7. Check on the chicken. If you’ve seen uncooked chicken, and you’ve seen cooked chicken…you should be able to tell the difference.  The best way I can tell is to use the edge of my spatula to cut through one of the pieces to make sure the inside is COMPLETELY cooked.  I’d rather err on the side of slightly overcooked than undercooked.  Here’s what our cooked chicken looked like:
  8. Once the chicken is done, dump it onto a clean plate. We’ll come back to it in a few minutes.
  9. (Optional): Once the 15 minute timer is done (which should be right around now), pull the potatoes from the oven, use your spatula to flip each of them over, and put them back in for another 15 minutes.
  10. Dump your vegetables into the pan, and repeat the same flavoring process you used on the chicken: Yes, I know some vegetables cook faster than others, but I’m too lazy to figure out those times, and I usually only cook with one or two veggies, so we’re keeping things simple here.  Dump your vegetables into the pan, douse them in your soy sauce/olive oil/lemon/salt/pepper/garlic powder/whatever.
  11. Hang out. Get all dramatic, flip the veggies with your spatula, toss them up in the air with the pan, yell things in foreign languages, whatever works for ya.  When you think your vegetables are done, grab a fork, stick one, wait for it to cool down, and taste it.  If it tastes done, it’s done.
  12. Dump your chicken back in. Dump your chicken back into the vegetables, and give it about another 60-90 seconds.  Use your spatula to flip stuff around, mix it up, and get a good ratio of chicken to vegetables going.  Think of it like a giant party, and you’re helping everybody mingle.
  13. Turn off the stove top, dump your pan of food onto a plate, and either cover it up or serve it up!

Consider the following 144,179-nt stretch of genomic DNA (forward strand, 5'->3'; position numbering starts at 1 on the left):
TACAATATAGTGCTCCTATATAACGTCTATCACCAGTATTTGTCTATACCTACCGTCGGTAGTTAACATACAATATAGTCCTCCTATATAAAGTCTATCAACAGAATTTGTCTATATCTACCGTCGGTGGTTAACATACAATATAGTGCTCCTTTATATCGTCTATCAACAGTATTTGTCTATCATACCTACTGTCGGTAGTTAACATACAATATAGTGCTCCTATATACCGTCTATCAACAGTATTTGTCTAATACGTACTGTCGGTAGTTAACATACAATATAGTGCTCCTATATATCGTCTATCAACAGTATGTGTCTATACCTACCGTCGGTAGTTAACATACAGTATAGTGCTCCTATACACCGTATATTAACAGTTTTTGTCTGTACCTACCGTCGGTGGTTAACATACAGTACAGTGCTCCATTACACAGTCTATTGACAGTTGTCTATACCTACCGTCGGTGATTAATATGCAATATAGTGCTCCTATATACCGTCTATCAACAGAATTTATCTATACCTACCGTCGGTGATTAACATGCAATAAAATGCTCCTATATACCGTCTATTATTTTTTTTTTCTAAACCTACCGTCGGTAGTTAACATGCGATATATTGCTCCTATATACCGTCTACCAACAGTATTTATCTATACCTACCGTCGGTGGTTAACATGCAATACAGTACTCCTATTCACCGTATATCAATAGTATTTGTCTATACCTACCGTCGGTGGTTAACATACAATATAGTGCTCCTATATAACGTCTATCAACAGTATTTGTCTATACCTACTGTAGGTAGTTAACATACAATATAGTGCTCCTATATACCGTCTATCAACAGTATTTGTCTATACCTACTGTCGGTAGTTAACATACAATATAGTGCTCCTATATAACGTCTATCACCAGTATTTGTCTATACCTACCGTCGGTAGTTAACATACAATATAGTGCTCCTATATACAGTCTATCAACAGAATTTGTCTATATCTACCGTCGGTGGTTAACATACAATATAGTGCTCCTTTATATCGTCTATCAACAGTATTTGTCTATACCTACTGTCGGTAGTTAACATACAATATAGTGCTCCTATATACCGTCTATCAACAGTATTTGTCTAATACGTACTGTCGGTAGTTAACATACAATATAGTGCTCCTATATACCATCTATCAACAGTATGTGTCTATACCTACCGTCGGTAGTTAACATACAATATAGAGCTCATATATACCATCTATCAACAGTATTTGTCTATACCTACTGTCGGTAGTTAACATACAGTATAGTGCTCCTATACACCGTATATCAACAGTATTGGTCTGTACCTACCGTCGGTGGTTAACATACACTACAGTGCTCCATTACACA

14. (Optional) Pull your sweet potatoes out of the oven once that second 15 minute timer is up, and serve those up as well.
  15. (Optional) Grab an adult beverage – You just finished your first complete meal.  Grab yourself a cold one, pat yourself on the back (not with the hand currently holding the drink, that gets messy), sit down at the dinner table, and enjoy the healthy home cooked meal you just prepared. Yes, I do run a fitness site and enjoy alcohol occasionally.

Tips and Tricks

A few other things to note:

Everybody’s ovens/stove tops are different, so your time to cook will vary based on how much chicken and vegetables you’re cooking! Keep an eye on things the first few times you try this meal (maybe even start a stop watch at the beginning), so you know when to expect your chicken to finish.

Sweet potatoes are tricky. I’ve burned my share of sweet potatoes in the oven because I left them in there too long.  Above I recommend 15 minutes per side; it might only be 10 minutes or 12 minutes in your oven.  Set the timer for 10 minutes, and check on them at that point.  If they look done, flip em over!  If not, give them a few more closely supervised minutes.